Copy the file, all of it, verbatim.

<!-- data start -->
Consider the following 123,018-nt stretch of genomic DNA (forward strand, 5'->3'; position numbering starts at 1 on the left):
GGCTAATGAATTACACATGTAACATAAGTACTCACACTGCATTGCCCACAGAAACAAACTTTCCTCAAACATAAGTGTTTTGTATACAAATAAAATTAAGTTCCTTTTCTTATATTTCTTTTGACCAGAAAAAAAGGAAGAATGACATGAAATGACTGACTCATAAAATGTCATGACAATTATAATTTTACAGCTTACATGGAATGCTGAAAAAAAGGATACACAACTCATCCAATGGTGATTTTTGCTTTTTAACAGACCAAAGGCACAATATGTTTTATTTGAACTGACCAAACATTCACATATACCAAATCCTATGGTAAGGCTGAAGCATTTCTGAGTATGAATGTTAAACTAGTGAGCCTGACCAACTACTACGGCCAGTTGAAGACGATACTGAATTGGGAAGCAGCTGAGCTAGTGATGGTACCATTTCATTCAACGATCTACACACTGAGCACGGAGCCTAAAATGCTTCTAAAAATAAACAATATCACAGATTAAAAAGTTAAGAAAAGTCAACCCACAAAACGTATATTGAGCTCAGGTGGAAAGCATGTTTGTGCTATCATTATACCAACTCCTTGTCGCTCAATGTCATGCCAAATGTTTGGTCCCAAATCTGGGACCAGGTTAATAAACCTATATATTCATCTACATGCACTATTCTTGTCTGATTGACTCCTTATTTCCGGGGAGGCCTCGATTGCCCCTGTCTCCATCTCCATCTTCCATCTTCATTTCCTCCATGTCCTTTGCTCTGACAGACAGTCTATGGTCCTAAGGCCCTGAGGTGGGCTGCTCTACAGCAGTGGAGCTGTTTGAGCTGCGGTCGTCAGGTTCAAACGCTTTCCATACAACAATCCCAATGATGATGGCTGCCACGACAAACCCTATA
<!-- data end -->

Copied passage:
Consider the following 123,018-nt stretch of genomic DNA (forward strand, 5'->3'; position numbering starts at 1 on the left):
GGCTAATGAATTACACATGTAACATAAGTACTCACACTGCATTGCCCACAGAAACAAACTTTCCTCAAACATAAGTGTTTTGTATACAAATAAAATTAAGTTCCTTTTCTTATATTTCTTTTGACCAGAAAAAAAGGAAGAATGACATGAAATGACTGACTCATAAAATGTCATGACAATTATAATTTTACAGCTTACATGGAATGCTGAAAAAAAGGATACACAACTCATCCAATGGTGATTTTTGCTTTTTAACAGACCAAAGGCACAATATGTTTTATTTGAACTGACCAAACATTCACATATACCAAATCCTATGGTAAGGCTGAAGCATTTCTGAGTATGAATGTTAAACTAGTGAGCCTGACCAACTACTACGGCCAGTTGAAGACGATACTGAATTGGGAAGCAGCTGAGCTAGTGATGGTACCATTTCATTCAACGATCTACACACTGAGCACGGAGCCTAAAATGCTTCTAAAAATAAACAATATCACAGATTAAAAAGTTAAGAAAAGTCAACCCACAAAACGTATATTGAGCTCAGGTGGAAAGCATGTTTGTGCTATCATTATACCAACTCCTTGTCGCTCAATGTCATGCCAAATGTTTGGTCCCAAATCTGGGACCAGGTTAATAAACCTATATATTCATCTACATGCACTATTCTTGTCTGATTGACTCCTTATTTCCGGGGAGGCCTCGATTGCCCCTGTCTCCATCTCCATCTTCCATCTTCATTTCCTCCATGTCCTTTGCTCTGACAGACAGTCTATGGTCCTAAGGCCCTGAGGTGGGCTGCTCTACAGCAGTGGAGCTGTTTGAGCTGCGGTCGTCAGGTTCAAACGCTTTCCATACAACAATCCCAATGATGATGGCTGCCACGACAAACCCTATA